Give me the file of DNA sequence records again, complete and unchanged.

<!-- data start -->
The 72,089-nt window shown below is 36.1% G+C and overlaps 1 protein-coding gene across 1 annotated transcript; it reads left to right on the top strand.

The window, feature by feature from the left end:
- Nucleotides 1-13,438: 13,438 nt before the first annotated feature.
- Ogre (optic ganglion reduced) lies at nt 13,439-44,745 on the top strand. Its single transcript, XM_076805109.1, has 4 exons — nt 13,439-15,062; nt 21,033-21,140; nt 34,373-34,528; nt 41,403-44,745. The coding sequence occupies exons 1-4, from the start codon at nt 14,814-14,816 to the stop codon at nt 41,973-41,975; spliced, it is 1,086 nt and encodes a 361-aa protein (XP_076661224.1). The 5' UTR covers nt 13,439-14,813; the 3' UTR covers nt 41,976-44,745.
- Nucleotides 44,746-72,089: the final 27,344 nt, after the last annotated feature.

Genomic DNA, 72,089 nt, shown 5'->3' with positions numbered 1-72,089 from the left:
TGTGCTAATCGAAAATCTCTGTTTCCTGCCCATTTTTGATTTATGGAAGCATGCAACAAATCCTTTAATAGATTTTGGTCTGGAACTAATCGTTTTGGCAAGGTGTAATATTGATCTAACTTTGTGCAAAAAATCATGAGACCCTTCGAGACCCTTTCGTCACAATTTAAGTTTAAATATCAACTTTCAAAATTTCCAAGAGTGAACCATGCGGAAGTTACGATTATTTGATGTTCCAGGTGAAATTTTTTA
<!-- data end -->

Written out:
The 72,089-nt window shown below is 36.1% G+C and overlaps 1 protein-coding gene across 1 annotated transcript; it reads left to right on the top strand.

The window, feature by feature from the left end:
- Nucleotides 1-13,438: 13,438 nt before the first annotated feature.
- Ogre (optic ganglion reduced) lies at nt 13,439-44,745 on the top strand. Its single transcript, XM_076805109.1, has 4 exons — nt 13,439-15,062; nt 21,033-21,140; nt 34,373-34,528; nt 41,403-44,745. The coding sequence occupies exons 1-4, from the start codon at nt 14,814-14,816 to the stop codon at nt 41,973-41,975; spliced, it is 1,086 nt and encodes a 361-aa protein (XP_076661224.1). The 5' UTR covers nt 13,439-14,813; the 3' UTR covers nt 41,976-44,745.
- Nucleotides 44,746-72,089: the final 27,344 nt, after the last annotated feature.

Genomic DNA, 72,089 nt, shown 5'->3' with positions numbered 1-72,089 from the left:
TGTGCTAATCGAAAATCTCTGTTTCCTGCCCATTTTTGATTTATGGAAGCATGCAACAAATCCTTTAATAGATTTTGGTCTGGAACTAATCGTTTTGGCAAGGTGTAATATTGATCTAACTTTGTGCAAAAAATCATGAGACCCTTCGAGACCCTTTCGTCACAATTTAAGTTTAAATATCAACTTTCAAAATTTCCAAGAGTGAACCATGCGGAAGTTACGATTATTTGATGTTCCAGGTGAAATTTTTTA